Hanging Out the Warsh 3-5-13

This is some turning back the clock stuff.

A couple of years back when Del and Shirley Bowers were living here, just for kicks Del and I decided to make a list of all of the eating places in the Falls City of yesteryear we could remember. I ran across the list the other day and again, just for kicks, I’m going to lay it on you. If you’ve got some years on you, see if you remember any of them. So here we go:

Brown’s Café, later Huber Café, Dairy Dip, Old Swiss, Frosty Queen, Pete Frederick’s, Hested’s lunch counter, Ken’s lunch counter, Barney Barnes’ One Stop, Pete Yaza’s Cafe, Dyna-mite Café, Carter’s Café, Ramsey’s Café, Tackett’s, Porgy Jones’ Breezy Hill, (later Beanie Prater’s, later Bob and Burdeen’s), Mason’s Hi-Way Café, Stephenson Hotel and Coffee Shop, Silver Grill, Chat ‘n Nibble, Pony Creek Tavern, Northview Café, Cross Town Café, Flanagan’s Grill, Bertie’s Grill, Moore’s Café, Mutt & Jeff Drive-In, Whitehouse Café, Ace’s Lunch, Fireside Inn, Southside Inn, Wittrock’s Drive-In, Fat Boy Drive-In, Redwood Drive-Inn, Lil Duffer, Vets Club, Elks Club, Ote Prater’s Café, Burchard’s (across from the High School and mostly for student  snacks). I can’t remember the name, but Henry and Helen Hey had a rather upscale restaurant where the China Buffet now is located but it was destroyed by fire a year or so after it opened.

My memory just faded out on cafes and if it happens to fade back in maybe I’ll list the umpteen gas stations and the grocery stores we used to have.

The Holton, (KS) Recorder ran an interesting story about a barber who had been “cutting hair on the Square” for 50 years. One of the remarkable facts was that  there had been l8 barbers in his family.

And that just reminded me of Rule’s Barber Shop (where Falls City Travel now does business) lots of years ago—in fact so many years ago that I was just a kid. I became personally acquainted with Rule’s after my dad tried to save money (Great Depression) by buying a clipper and trying to cut my hair. It was a disaster. After the clipper pulled out some of my hair Rule’s came into play. There were three chairs in the popular shop manned by Bob Rule in the first chair, Jim Birdsley and Carl Frederich. Saturday was the big day for kids and farmers and when you walked in the door you took a number and sat quietly against the south wall. While I was watching haircuts and numbers were being called for the next up, I tried to figure out who was going to cut my hair. Mr. Rule and Mr. Frederich were nice guys but they were getting old as the hills and square cuts sometimes resulted. I thought Mr. Birdsley did the best job and I was hoping when my number came up I was going to his chair. Once in a while I lucked out. I can’t remember whom I was trying to impress with my hair–probably me in front of  the mirror. By the way, in those days you didn’t tell the barber how you wanted your hair cut. He did it his way–for 25 cents.

So much for Rule’s Barber Shop and the barber in Holton.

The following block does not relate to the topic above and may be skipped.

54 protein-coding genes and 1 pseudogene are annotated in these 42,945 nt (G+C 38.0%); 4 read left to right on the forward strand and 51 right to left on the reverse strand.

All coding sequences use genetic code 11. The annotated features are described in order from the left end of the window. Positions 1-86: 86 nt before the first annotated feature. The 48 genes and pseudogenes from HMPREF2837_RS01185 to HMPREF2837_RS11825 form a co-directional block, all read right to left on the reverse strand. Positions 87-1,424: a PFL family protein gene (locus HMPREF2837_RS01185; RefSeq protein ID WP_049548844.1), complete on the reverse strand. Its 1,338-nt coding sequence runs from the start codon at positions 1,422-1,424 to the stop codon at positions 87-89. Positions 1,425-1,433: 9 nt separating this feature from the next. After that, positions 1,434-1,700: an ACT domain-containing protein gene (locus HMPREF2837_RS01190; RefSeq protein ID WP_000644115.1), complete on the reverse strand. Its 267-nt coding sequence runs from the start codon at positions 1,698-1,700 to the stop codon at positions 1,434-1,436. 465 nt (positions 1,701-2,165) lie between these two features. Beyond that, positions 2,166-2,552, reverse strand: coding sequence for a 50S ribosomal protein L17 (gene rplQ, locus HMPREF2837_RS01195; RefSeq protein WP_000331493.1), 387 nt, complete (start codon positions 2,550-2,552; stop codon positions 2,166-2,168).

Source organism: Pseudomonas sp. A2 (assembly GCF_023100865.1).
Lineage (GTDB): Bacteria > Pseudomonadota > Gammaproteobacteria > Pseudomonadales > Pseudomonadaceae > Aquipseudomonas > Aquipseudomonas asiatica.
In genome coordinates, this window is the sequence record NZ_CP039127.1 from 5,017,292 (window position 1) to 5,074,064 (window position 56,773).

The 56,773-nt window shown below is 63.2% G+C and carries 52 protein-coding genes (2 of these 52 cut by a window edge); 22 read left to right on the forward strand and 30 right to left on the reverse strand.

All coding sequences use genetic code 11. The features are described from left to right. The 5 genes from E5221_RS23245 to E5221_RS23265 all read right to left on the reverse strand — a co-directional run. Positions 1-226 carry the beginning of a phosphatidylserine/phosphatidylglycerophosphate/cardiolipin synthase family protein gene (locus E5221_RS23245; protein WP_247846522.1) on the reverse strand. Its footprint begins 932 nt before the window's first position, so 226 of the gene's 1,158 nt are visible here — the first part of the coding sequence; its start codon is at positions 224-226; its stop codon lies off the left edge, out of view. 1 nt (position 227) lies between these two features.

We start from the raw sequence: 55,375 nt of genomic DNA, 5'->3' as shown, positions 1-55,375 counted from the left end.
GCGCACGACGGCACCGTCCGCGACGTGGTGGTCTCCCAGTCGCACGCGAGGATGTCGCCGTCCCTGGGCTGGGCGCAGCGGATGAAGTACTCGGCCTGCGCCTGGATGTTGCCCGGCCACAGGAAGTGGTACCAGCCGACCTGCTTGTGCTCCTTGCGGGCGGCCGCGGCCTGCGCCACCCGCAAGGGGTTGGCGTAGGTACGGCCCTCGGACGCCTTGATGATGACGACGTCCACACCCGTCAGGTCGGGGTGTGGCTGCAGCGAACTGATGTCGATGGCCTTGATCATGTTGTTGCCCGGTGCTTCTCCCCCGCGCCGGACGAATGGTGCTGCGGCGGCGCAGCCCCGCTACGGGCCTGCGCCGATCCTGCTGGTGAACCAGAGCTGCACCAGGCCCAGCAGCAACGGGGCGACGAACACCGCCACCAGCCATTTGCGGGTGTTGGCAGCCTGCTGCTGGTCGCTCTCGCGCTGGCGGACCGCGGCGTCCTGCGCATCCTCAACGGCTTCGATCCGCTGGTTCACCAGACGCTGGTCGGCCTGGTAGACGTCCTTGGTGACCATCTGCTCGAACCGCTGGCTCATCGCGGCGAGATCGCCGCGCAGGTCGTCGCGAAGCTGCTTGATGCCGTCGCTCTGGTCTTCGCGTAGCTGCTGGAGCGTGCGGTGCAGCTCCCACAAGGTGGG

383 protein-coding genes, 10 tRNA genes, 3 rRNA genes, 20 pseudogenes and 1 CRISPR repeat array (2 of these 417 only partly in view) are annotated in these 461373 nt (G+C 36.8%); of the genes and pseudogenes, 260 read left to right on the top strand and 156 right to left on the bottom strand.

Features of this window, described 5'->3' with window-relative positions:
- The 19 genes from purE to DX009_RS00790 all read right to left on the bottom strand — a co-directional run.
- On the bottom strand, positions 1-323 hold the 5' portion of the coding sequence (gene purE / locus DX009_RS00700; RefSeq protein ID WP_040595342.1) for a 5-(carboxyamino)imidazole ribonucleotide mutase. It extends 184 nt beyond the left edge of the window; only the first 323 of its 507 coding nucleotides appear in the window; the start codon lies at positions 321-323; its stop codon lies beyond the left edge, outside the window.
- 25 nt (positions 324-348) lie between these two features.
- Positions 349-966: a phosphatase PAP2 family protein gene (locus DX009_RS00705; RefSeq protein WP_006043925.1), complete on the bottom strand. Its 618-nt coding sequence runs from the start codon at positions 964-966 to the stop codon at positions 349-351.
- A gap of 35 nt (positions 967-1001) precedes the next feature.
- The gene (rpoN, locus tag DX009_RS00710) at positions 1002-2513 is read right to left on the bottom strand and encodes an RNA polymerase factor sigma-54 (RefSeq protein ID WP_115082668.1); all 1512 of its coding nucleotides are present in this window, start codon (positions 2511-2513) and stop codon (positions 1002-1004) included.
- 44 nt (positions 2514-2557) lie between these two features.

As long as I’m into old, unimportant stuff I might as well go on.  I’ve never really bragged much about it, but when I was a sophomore at UNL I donned Cornhusker football gear. That would have been in October of 1937.

Here’s how.

A UNL athletic department call went out to fraternity houses. (There were no men’s dorms.) A Cornhusker B team was going to be formed to play state college teams and anyone who had played high school football was encouraged to report to Memorial Stadium on Monday to make up a team.  Chet Fliesbach of Scottsbluff and I knew better but decided to give it a go anyway. With about 25 or 30 guys we checked out gear on Monday afternoon and began a makeshift practice for Friday night’s game against Wayne State–yep, five days away. By Thursday afternoon our coach (I’m racking my brain trying to remember his name but can’t come up with it but he never rivaled Tom Osborne) had formed two teams and we had run through  and run through about a half-dozen or so plays, striving for perfection.
Early Friday afternoon we boarded a bus, coach handed out a couple of sheets with several more plays on them and we headed north for Wayne. It began raining cats and dogs and a while after we left Lincoln we were traveling on a graveled highway. You know before I tell you that our bus driver steered too far right, we hit some mud and got stuck. We all de-bused and began pushing and it worked. Some miles down the road we did it again. So much for remaining psyched up, if anyone was.

We finally made it to Wayne, suited up, warmed up and the contest began.

We Cornhusker B’s had two quarterbacks and as the lesser of the two, I saw a little bit of action as the sub for Bud Cather. I won’t enhance it now that I have a chance to 76 years later—so I repeat it, a smattering of action.

It never did quit raining and I recall we lost by a bunch to Wayne State. We arrived back in Lincoln about 4 a.m.

Chet and I decided rather quickly we had funner things to do on Friday nights than to push a bus out of the mud and then sit on benches, soaked to the gills, so the Cornhusker B’s went on to play several more games without our talents. You didn’t ask, but that was my collegiate football career in a nutshell and I wanted to share it with anyone who read this old-stuff column this far.

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